2. I am a practicing Roman Catholic who supports my parish financially and contributes to the Bishop’s Annual Appeal. Mary and I target our Annual Appeal contribution to provide a scholarship for an underprivileged student in Bridgeport. I agree, the church needs to provide more transparency in order to facilitate more accountability. The last round on parish consolidations was wholly inadequate. The church still has too many parishes and properties. Pope Francis needs to appoint a new Bishop very soon.

  3. Gee, Steve. Such a broad condemnation of Roman Catholicism. Do you presume to be sufficiently empowered by depth of knowledge to declare an entire religion to be deficient? Furthermore, am I to expect you expect OIB readers to expect you to be the absolute authority on this matter? Annoying is as annoying does. Empty shirt.

  4. yahooy, altar boy–Listen. I am extremely proficient in both Judaism and Christianity. I can argue and support every commentary I make. If I offended you, sorry. If there is something I said you do not agree with, by all means post a comment. I am extremely respectful of all Christians as well as Moslems and all people of faith. The political institution of the Church has been built on the backs of the poor. Hundreds of thousands have died by the ignorance of the Church. Scandal has plagued the Church for oh let’s see, 2000 years or after Jesus was long gone. The graven images. The hundreds of new saints every ten years. All the pagan holidays incorporated to help spread the faith. Rosh Hashana, the Jewish New Year. Gee, the anniversary of G-ds creation. Passover G-d called Heaven and Earth to witness so we would never forget the time we received the law. Been replaced with the feast of fertility and the pagan holiday of Whitesnow, Christmas. Look this is not about people of faith. this is about Priests, Archbishops, Cardinals and Popes who are riddled with and get away with murder! Better you address child abuse and money laundering of the Church than being upset with my commentary. The closing of the Churches and Catholic schools speak for themselves. Anyone who believes the Church is their ticket to heaven, Think Again. No Communion for you, yahooy! Hope Pope Francis’ Christmas speech next year can hold a candle to Pope Benedict’s anti-gay rant this past year. I particularly enjoyed Pope Benedict’s blessing of the leadership in Uganda on the eve of their Kill the Gays Bill which apparently has a lot of support. What if Jesus were gay? This shirt, yahooy, is pretty well filled out.

  5. With respect towards all people of faith the comments I included have to do with the institutional structure that for many reasons has failed to practice open, accountable or transparent governance. The way the structure works today is not the way it has for 2000 years and is the result of decisions by many men at different times and with different purposes in mind.

    As Lennie has indicated, my mantra of OATs (Open, Accountable and Transparent governance) was developed initially one decade ago as I was struck by the nature of the predation of clergy abuse on youth and the coverup by those higher on the political/institutional landscape. Power abuse and money are well connected. Conversations are difficult to hold, research is held back through privacy concerns for perpetrators rather than victims and there is no sense the men in charge may be on the wrong track.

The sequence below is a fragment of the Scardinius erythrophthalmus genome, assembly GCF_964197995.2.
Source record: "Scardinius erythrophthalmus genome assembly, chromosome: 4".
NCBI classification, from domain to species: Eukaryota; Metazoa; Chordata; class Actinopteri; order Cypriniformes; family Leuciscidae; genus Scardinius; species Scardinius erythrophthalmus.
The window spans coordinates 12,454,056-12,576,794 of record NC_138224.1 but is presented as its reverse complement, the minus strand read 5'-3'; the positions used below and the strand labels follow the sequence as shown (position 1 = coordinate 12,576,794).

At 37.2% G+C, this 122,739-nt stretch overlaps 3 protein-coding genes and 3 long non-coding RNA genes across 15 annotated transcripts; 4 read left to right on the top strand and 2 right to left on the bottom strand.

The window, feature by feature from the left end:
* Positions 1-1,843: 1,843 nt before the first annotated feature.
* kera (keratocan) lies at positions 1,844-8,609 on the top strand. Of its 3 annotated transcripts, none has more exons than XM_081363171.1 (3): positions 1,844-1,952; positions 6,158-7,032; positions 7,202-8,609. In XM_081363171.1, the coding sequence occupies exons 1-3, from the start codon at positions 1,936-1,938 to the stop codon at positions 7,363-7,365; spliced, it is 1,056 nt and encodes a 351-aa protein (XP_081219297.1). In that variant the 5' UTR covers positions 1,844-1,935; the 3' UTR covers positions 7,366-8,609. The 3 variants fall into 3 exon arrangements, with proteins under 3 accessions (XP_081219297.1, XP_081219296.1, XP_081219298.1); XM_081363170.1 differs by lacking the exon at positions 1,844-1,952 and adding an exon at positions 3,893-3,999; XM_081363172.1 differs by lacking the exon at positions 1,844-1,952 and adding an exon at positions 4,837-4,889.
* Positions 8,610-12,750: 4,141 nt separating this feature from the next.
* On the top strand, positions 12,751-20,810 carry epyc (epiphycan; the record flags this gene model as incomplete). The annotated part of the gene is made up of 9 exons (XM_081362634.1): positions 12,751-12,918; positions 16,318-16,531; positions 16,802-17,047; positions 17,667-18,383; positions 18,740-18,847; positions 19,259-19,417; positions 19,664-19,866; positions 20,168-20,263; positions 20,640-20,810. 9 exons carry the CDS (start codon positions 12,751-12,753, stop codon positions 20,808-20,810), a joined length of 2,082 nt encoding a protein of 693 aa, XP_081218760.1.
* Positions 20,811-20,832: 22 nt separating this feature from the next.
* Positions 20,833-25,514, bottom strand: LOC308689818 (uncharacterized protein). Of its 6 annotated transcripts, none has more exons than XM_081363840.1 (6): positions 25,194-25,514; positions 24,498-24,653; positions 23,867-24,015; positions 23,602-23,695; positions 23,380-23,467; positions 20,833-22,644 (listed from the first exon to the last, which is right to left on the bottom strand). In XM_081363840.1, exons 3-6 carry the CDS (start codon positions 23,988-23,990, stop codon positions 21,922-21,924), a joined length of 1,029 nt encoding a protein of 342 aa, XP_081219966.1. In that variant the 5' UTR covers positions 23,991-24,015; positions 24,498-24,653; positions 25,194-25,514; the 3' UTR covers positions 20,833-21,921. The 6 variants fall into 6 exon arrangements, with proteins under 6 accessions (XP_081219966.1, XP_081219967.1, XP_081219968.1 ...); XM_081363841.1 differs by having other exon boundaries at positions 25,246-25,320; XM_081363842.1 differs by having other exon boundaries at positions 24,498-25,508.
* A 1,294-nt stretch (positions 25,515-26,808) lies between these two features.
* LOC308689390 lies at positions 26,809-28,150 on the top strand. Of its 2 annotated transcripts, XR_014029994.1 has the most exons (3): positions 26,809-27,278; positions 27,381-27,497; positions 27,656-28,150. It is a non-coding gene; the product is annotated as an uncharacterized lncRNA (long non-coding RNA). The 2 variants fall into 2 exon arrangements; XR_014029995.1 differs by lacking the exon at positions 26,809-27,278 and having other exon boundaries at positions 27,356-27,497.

With respect to Catholics who may differ in their charitable efforts, but works of mercy as set out in scripture are not the sole province of groups that have a “Catholic” branding. Find a group of people who are doing “good work” for people in need, put your money, your personal time, effort and prayers into that work. Care about how funds are spent. Avoid entities that are “shy” about sharing info. We all need to grow up in our responsibilities. Time will tell.

  6. A book I recommend–“Why Priests?: A Failed Tradition” by Garry Wills.

    This from and the author: “I shall be arguing here that priesthood, despite the many worthy men who have filled that office, keeps Catholics at a remove from other Christians and at a remove from the Jesus of the Gospels, who was a biting critic of the priests of his day. To make this argument, I must consider the claim that has set priests apart from all other human beings, their unique power to change bread and wine into the body and blood of Christ. On this claim the entire sacramental structure of the medieval church was built up. The priesthood stands or falls with that claim. I mean to examine it here dispassionately, thoroughly, historically. The outcome of this debate will determine the future (if any) of the priesthood.”
    In other words, this structure we support, albeit our sole organization and link to Jesus Christ, has many deficits, and is probably not what He originally intended.

  7. Sue,
    I have Gary Wills’ book but have not yet had the time to read it. However, I will recommend to you:
    Child Sexual Abuse and the Catholic Church–Gender, Power and Organizational Culture by Dr. Marie Keenan. I have read many books on the subject during the past 10 years. I find Keenan’s to be the most comprehensive globally from any number of perspectives and worth the reading because of the wealth of sources provided.

    Thank you for your comments on this subject and others. We need to use our intelligence for good, associate with others of shared values and assist those who, especially for this moment, are unequal to the task of caring for themselves. If we participate in the healing and educational assistance, our communities should be better prepared in a future day for what must be faced. Time will tell.